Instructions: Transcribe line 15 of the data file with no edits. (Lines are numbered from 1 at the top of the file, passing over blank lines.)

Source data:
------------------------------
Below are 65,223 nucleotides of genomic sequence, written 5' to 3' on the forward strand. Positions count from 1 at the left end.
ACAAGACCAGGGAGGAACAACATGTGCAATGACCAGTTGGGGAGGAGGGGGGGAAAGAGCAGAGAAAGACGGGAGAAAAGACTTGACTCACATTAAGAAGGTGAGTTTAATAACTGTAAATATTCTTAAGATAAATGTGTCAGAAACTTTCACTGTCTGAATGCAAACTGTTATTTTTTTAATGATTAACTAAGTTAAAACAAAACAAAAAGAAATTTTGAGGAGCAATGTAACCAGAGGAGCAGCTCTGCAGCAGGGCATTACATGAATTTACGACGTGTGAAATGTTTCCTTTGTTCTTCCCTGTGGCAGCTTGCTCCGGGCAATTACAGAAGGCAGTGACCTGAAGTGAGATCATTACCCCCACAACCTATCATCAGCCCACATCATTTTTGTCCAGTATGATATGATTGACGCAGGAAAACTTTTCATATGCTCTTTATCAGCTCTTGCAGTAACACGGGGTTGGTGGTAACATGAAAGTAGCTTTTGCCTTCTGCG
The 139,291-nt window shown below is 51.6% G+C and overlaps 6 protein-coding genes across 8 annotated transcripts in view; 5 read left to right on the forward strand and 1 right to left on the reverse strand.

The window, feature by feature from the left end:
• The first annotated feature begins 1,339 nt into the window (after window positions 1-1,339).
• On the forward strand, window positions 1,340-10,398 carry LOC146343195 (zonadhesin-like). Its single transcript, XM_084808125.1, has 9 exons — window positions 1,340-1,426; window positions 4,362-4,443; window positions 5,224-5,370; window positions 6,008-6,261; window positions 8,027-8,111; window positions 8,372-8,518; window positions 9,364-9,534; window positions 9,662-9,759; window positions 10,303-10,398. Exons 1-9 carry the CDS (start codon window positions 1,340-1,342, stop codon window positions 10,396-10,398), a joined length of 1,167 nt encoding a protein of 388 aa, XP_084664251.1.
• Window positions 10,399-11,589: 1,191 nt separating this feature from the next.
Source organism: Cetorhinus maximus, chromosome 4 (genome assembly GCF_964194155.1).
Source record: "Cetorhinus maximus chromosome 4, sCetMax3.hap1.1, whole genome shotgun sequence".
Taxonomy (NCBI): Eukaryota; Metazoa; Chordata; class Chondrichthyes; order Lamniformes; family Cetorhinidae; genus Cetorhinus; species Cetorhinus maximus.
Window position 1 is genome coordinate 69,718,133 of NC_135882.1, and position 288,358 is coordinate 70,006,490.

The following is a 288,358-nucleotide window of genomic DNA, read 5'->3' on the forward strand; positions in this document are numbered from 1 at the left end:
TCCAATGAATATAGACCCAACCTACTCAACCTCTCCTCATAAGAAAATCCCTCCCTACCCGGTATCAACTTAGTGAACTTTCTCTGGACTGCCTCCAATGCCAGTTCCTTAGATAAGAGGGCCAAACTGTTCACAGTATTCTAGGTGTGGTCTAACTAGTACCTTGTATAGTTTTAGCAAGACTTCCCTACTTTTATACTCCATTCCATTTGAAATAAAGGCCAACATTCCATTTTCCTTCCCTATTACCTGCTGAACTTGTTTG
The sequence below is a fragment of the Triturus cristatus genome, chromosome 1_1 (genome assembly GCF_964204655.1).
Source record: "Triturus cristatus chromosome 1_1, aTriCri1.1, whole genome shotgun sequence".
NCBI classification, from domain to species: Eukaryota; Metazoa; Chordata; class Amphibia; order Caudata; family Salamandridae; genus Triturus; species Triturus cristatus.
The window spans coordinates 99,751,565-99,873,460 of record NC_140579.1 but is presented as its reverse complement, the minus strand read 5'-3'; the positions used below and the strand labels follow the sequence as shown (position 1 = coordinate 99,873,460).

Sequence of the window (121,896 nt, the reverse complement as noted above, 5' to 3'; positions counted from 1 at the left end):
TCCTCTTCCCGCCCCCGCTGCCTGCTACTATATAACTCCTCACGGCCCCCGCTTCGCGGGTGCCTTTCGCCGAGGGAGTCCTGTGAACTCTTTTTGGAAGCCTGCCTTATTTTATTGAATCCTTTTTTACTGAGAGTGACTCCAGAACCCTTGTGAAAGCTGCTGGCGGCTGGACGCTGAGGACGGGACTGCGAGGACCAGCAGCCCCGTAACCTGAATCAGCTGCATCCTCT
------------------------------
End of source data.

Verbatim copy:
Source record: "Triturus cristatus chromosome 1_1, aTriCri1.1, whole genome shotgun sequence".